What they came up with was known as Plan Dalet. The ethnic cleansing of Palestine. The Arab world rejected the partition of Palestine because of the injustice it did to the indigenous Palestinians. Even before one Arab soldier came into Palestine to defend its native people, some 300,000 Palestinians had been dispossessed by Zionist forces. After six months of ethnic cleansing operations, nearly 800,000 Palestinians had been removed from their homes. Now the Zionists had a majority in Israel. The Zionists promptly demolished the houses of the dispossessed Palestinians so they could not return and within 2 years they enacted the Law of Return so that Jews and their spouses from anywhere in the world could come to Israel and gain full citizenship while the indigenous Palestinians, made refugees in 1948, could only watch in dismay. Now Israel could be a true democracy!
No move on to 1967. While stateless Palestinians sheltered in what was now only 22% of their original homeland, Arab nations sought ways to undo the damage done in 1948. In June of 1967, in response to Egyptian troops building up in the Sinai, Israel launched a pre-emptive attack on its enemies and in six days it defeated its foes and occupied the remaining 22% of Palestine. Now the Zionists had all of Palestine under their control! But there was a huge problem. The same one they and the Egyptians had faced previously. There were still too many Arabs. Israel wanted to be a shining light of democracy to the world and be a nation of power and wealth and military strength. But these Arabs were a bunch of barbarians and they would tare down the Zionist State and turn it into a sewer of Islamist demagoguery. Something had to be done.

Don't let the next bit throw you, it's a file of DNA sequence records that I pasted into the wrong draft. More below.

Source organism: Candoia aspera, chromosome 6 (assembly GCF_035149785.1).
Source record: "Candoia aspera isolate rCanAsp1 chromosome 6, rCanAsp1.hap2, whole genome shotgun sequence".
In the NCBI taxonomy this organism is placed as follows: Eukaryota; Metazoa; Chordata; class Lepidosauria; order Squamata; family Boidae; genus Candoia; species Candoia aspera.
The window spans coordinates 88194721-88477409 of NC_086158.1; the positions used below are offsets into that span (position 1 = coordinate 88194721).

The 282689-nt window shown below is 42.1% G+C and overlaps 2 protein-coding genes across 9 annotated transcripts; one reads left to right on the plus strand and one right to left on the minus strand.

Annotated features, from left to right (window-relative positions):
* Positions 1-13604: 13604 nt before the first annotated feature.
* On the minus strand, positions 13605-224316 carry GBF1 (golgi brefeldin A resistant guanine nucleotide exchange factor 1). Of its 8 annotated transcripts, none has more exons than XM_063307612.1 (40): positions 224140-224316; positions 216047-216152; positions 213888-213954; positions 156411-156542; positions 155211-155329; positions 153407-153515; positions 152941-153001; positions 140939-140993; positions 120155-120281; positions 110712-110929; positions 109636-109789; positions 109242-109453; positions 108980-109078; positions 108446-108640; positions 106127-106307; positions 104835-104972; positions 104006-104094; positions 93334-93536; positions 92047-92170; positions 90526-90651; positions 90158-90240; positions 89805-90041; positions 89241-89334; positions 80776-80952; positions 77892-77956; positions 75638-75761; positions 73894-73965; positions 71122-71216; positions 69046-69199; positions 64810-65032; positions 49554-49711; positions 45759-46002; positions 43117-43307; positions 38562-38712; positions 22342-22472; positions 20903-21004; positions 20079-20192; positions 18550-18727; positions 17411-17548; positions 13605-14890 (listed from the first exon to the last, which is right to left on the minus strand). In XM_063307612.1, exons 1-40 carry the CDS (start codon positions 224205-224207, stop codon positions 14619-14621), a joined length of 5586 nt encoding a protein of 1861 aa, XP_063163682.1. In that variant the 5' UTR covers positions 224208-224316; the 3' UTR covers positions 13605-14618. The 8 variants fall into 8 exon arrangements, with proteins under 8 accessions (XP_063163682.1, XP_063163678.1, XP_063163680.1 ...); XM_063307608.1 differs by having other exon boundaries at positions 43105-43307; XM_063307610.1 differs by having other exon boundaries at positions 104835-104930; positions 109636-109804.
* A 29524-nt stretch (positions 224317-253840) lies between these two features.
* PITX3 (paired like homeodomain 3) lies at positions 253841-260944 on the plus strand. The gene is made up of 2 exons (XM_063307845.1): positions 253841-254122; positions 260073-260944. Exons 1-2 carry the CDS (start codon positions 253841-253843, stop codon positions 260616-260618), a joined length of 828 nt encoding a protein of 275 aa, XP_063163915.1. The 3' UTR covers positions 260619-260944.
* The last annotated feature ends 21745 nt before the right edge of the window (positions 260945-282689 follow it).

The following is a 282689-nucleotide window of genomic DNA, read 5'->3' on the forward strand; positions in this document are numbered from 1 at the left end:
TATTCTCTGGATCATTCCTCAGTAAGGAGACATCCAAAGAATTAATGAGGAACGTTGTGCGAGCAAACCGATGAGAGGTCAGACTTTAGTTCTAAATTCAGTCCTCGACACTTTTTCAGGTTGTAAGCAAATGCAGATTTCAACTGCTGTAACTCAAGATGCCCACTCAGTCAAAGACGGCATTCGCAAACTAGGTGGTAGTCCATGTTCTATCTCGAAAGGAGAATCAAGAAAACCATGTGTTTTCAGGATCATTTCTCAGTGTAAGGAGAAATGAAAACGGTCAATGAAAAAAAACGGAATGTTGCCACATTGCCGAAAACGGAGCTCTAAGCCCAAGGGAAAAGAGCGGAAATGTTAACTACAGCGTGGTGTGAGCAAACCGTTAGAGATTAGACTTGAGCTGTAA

This time they decided not to ethnically cleanse the remaining Palestinians in the occupied territories. No country would take any more refugees and the world was watching this time anyway. This time they would come up with another plan. They would keep the Palestinians in huge open air prisons with Palestinians running the prisons on the inside but Zionists holding all the keys and minding all the exits and standing on all the walls. If the inmates co-operated with their keepers they would be given privileges; they could go out and work in Israel for Israelis (so long as they had a permit). If they rebelled against their jailers, the riot squad would be sent in to deal with the trouble makers. If they did not stop misbehaving, the Zionists would lay siege to the prison until the will of the Palestinians was broken.
Now at last Israel can be a democracy! A shining light of freedom in an otherwise dark world of tyranny and hopelessness. Israel can now be like Egypt! Who better to be the jailers of Palestinian barbarians than the Zionists? Who else could deal with such a dreadful situation in such a civilised manner?
History has been utterly reversed. Now the Zionists sit in the seat of Pharaoh and proceed to strangle the life out of the Palestinians with the same sense of entitlement that motivated the Egyptian Monarch. The Zionist State of Israel has violated all the ethical principals that exist as conditions for the Jewish people’s occupation of Palestine. As Egypt was destroyed and Israel was later twice to be forced into exile by the hand of God, so the current State of Israel moves ever closer to the edge of oblivion as it rebels against its God given mandate to love the alien as one of their own native born. The lessons of the Exodus have been ignored by the Zionists. In reality, its message has been buried under a mountain of secular nationalistic idolatry and justified by the continual bombardment of Zionist interpretations of the meaning of the Shoah. This is no surprise to anyone who knows of the origins of Zionism. A secular nationalistic movement that sought to redefine Jewishness in a way that centred on nationalism rather than Torah values. As the Israeli intellectual, Boaz Evron once said, “Zionism is indeed the negation of Judaism”.